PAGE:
Sales compensation can be tackled from a strategic standpoint to ensure it is in alignment with company goals and objectives. This is important when getting started in the process. In fact, to ensure that their sales compensation plan is strategically aligned, here are 5 steps employers can take.
Here are 5 steps to ensuring strategic alignment in your sales compensation plan:
- Understand the overall sales goals and objectives. By first defining and understanding the goals and objectives of the sales team, you can ensure they are in alignment with the overall company strategic goals and objectives. Be sure to address both short- and long-term needs.
- Identify the sales process, the job design, and the training required to support the sales goals. What sales model would be most successful (e.g. direct sales or selling through distributors; selling locally or nationally)? How long is the sales cycle? Does the company want to get new customers, or grow business with existing customers? Be sure to communicate the expectations to the sales team and ensure everyone understands how their role ties in to the organizational goals.
- Develop the sales compensation program based on this knowledge. After you know the internal goals, continue the process by doing market research on best practices in your industry—then incorporate that information. “You have to internalize that and understand how you’re going to take that information and put it into the sales program internally.” Harry J. Schum told us in a recent BLR webinar. Putting all of this information together will let you define the type of sales compensation plan that will be best.
You’ll be able to use this in conjunction with your organization’s specific needs to identify the appropriate mix of fixed vs. variable pay (commission, bonus, etc.), appropriate award percentages, metrics, and goals. Just be sure to retain flexibility. “The sales program needs to have some flexibility to change, to adapt to anything that’s going on during the sales cycle, but with the caveat: don’t change the program to the negative against the sales rep because you’ll have some human resource issues.” Schum advised.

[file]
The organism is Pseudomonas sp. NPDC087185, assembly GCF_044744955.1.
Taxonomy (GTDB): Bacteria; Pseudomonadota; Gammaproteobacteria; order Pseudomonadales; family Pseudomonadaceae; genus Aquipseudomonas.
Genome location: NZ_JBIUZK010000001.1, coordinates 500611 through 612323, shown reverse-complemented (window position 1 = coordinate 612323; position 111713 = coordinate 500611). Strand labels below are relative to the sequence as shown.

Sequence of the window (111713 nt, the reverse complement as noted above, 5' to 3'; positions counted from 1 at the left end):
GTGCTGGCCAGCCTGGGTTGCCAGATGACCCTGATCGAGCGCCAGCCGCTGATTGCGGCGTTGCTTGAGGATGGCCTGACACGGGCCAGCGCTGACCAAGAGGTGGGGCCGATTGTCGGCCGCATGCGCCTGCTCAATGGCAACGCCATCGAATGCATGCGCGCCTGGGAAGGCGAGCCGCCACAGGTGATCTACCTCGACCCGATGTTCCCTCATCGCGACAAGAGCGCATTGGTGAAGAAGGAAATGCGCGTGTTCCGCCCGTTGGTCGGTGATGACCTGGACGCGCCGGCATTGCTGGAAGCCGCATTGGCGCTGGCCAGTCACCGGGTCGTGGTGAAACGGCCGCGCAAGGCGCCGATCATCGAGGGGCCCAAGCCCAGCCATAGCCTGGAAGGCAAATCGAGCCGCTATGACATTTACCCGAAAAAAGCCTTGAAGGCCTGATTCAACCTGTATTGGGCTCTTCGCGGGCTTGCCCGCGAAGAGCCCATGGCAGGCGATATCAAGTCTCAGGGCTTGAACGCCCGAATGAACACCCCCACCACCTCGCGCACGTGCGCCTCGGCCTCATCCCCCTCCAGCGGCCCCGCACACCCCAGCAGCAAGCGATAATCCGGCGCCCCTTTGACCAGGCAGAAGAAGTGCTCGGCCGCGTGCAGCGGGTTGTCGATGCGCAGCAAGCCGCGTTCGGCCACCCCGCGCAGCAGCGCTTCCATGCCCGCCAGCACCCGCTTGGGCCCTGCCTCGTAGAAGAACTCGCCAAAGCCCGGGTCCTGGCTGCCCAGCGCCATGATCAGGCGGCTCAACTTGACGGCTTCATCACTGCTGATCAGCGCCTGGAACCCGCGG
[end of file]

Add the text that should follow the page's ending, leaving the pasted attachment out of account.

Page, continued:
- Design the implementation and administration to ensure the organization can support the goals and the sales process in terms of timing, payroll, and financing. Be sure to address transitional issues and consider using a phased approach if necessary. Confirm in advance that the organization has the ability to track goal progress and accurately monitor the items tied to variable pay. Also be sure that those who will be administering the program fully understand it.
- Monitor sales effectiveness, get feedback, and administer re-training as needed. Be sure to provide ongoing performance feedback to the team. Periodically assess the plan to confirm it is meeting the objectives; make adjustments if needed, but be careful not to change the whole system too often, as this will certainly be de-motivational.
For more information on creating a strategically-aligned sales compensation plan, order the webinar recording of “Sales Compensation: How to Create, Manage, and Grow a Competitive Strategy That Works.” To register for a future webinar, visit http://store.blr.com/events/webinars.
Harry J. Schum is a Senior Consultant with Compensation Resources Inc. His areas of expertise include executive compensation, variable pay, incentive strategies and human resource planning, and program implementation.